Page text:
There was a small line today outside of the Eastern District of Virginia as lanyards, experienced reporters and I made our way inside and immediately into another line once the Albert V. Bryan Courthouse was opened for business–which is American slang for “justice.”
The small line eventually got larger and strangers were forced to interact. Through this, two distinct levels of solidarity developed. As the doors to Judge T.S. Ellis III’s court opened, the back of the line bum-rushed past the front of the line–which had sort of snaked off to the right side of the lobby. Shouts of “Hey” and “Come on” gave way to a polite re-reordering. Some of the trained media there had clearly never gone to public school or anywhere else where they were expected to line up or exercise basic courtesy. Shocking.
We quickly took our seats and sighed.
The media circus had considerably dimmed to carnival-like stature. Or maybe semi-interactive petting zoo puts it a bit better. One man, a former attorney, was just there to check in on Judge T.S. Ellis after having appeared before him once in the past. Another observer, a woman, was simply interested because she lived across the street. And these intrepid folks beat out some of the most fleet-footed media for premier seats in the gallery.
Some color: dark brown mostly. A little purple. Green-and-white boxes full of documents labeled “DOJ” and “Box 8 of 8.” Others: “Set 2 of 4” and “Box 2 of 5” all bearing the insignia of Clicks, a company boasting “Powerful Tools. Proven Expertise. Decades of Experience.” Yep, American government is so macerated and averse to public goods that even the most important national trial of the moment (contained within the most important special counsel investigation since Watergate) is reliant on private, third-party document management teams. Neoliberalism may be on its way out, but law is always a step or ten behind.
We milled around searching for something of interest and then–
A stiff Paul Manafort entered the courtroom at exactly 9:24 a.m. on Tuesday. Presaged by a small sea of variegated black-shaded suits, the defendant sat down with a pained smile on his face. He appeared to find solace in the wood grain for most of the rest of the day.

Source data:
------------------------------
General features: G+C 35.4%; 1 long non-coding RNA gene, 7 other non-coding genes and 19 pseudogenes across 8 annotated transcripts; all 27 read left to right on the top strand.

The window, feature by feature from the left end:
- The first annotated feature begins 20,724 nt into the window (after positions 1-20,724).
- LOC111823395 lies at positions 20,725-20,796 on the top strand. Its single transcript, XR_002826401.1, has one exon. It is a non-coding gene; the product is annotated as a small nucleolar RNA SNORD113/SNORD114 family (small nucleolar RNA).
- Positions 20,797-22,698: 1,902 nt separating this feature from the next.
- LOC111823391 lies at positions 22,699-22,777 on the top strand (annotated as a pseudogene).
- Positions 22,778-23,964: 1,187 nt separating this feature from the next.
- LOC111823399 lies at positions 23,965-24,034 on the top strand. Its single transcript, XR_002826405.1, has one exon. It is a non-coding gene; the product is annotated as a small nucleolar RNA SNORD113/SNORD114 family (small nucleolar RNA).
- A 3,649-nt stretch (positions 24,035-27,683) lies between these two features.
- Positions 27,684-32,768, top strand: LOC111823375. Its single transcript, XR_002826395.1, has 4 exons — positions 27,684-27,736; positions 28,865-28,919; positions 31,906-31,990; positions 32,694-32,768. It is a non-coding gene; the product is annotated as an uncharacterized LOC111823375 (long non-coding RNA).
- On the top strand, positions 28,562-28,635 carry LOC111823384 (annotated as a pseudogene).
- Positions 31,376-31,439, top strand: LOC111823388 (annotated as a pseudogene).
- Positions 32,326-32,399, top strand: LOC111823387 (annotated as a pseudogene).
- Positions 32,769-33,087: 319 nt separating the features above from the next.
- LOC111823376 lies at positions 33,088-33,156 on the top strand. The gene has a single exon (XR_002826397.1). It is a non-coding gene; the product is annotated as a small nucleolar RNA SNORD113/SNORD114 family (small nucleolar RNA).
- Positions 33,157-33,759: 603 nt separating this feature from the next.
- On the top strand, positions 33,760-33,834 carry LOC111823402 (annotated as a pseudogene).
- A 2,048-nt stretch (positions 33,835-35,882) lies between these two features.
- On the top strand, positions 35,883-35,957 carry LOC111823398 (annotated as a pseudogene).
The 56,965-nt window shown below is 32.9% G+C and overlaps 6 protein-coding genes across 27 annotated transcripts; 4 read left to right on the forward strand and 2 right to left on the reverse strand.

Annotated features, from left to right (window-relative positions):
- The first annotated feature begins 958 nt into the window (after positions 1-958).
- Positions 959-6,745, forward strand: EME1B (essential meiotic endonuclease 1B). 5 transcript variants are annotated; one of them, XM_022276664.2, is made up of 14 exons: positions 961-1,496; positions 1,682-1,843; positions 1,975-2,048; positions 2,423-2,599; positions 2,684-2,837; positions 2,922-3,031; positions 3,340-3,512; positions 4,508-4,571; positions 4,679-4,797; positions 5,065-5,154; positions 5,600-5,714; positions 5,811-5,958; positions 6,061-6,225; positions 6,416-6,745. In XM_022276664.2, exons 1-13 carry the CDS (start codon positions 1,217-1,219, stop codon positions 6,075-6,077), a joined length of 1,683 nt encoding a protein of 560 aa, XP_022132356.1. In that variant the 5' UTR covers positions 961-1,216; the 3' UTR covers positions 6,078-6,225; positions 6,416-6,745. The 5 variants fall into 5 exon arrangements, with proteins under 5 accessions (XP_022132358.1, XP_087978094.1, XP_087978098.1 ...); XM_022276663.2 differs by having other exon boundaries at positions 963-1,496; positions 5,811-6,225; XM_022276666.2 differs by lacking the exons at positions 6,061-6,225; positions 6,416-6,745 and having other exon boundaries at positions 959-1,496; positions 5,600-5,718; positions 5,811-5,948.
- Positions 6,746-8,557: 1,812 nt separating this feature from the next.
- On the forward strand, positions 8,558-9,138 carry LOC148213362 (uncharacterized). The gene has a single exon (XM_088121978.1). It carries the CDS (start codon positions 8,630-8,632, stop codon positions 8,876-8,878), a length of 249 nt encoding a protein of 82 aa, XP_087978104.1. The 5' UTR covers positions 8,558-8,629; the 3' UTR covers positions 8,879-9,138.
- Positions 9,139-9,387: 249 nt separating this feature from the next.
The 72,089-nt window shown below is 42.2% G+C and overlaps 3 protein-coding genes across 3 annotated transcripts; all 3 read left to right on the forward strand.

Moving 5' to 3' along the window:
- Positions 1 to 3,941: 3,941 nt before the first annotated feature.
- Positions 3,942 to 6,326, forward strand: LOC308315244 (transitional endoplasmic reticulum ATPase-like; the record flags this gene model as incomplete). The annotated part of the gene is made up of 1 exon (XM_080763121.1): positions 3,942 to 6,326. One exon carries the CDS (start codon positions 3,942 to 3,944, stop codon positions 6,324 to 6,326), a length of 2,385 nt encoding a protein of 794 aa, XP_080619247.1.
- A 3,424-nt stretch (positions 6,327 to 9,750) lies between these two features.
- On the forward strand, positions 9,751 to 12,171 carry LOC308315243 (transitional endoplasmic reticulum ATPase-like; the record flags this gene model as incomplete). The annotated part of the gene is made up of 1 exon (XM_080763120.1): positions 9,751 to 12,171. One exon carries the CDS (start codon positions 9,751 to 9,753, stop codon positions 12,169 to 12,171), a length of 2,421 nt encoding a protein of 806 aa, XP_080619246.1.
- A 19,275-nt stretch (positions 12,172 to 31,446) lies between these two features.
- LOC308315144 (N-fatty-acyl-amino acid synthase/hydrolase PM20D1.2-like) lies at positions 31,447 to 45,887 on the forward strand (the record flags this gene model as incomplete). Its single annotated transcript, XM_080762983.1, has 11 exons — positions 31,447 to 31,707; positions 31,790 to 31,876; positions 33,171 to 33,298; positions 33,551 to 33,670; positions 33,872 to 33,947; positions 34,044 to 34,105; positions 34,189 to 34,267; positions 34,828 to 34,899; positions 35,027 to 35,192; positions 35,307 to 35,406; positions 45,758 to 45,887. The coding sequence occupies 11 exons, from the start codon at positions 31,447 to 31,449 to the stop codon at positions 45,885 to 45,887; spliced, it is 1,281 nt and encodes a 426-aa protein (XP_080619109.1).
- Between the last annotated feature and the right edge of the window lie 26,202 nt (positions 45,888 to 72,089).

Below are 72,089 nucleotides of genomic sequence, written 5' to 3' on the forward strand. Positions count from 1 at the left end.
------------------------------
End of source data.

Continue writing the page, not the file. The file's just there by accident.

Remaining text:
–but there were still five minutes left until the show began.
Courtroom chatter within earshot was focused on some form of riff or huff regarding the infamous ostrich suit. One initial report pegged the price tag at $21,000 but this was a mistake. The actual cost: $15,000. The revised number was a bit more acceptable. I remember saying something like, “$21,000 is ridiculous and outrageous and wrong. Only $15,000? That’s the T.J. Maxx version.” Then it seemed like people laughed as another voice added, “He got it at Ross!”
Feeling sufficiently noticed and instantly regretting it…
The same stern-faced court officer shuffled in and out of the courtroom via (all of the) various door. This paean to boredom and the Scooby Doo chase scene seemed a bit surreal set against the soundtrack of a few dozen inside voices discussing law school (don’t do it), collar colors (white is apparently a euphemism for boring and this is definitely the only context where that’s true) and inscrutable inter-office politics (work is good, except when it’s not, then it’s something else.) Maybe this was just because of an unmedicated head cold. Which is hardly my fault because the Holiday Inn doesn’t have a minibar.
Apropos of the broader moment, and having absolutely nothing to do with the case, an older woman said, “Democratic socialism doesn’t mean the same bogeyman in Europe that it does here.” She went on to discuss trains. There are lots of trains in the area, though.
Judge Ellis opened the proceedings with a half-short lecture about the use of the term “oligarch.” Suffice to say, the government kind of felt put out here. Because, “We wouldn’t call Mr. Soros or Mr. Koch an oligarch.” Well, that’s actually wrong but good luck to the prosecution on this front. They get to prepare a memo on why using the term is appropriate but have to contend with Ellis’ additional declaration that “language has a dynamic function.” Where do you find that in the Federal Rules?
Backtracking a bit here, but, sandwiched between Judge Ellis’ oligarchical excursion and a comment about the “vagaries” of Northern Virginia traffic, the court was called into session and God was implored to “Save these United States and this Court.” As noted in a less shambolic recounting of the day’s events, that faith effort was sorely needed by the prosecution.
All around, though, there were few (if any) worries to be had; Ellis’ nonstop nose-rubbing of Mueller’s pups was amusing to literally everybody else.
[image via Chip Somodevilla and Getty Images]
This is an opinion piece. The views expressed in this article are those of just the author.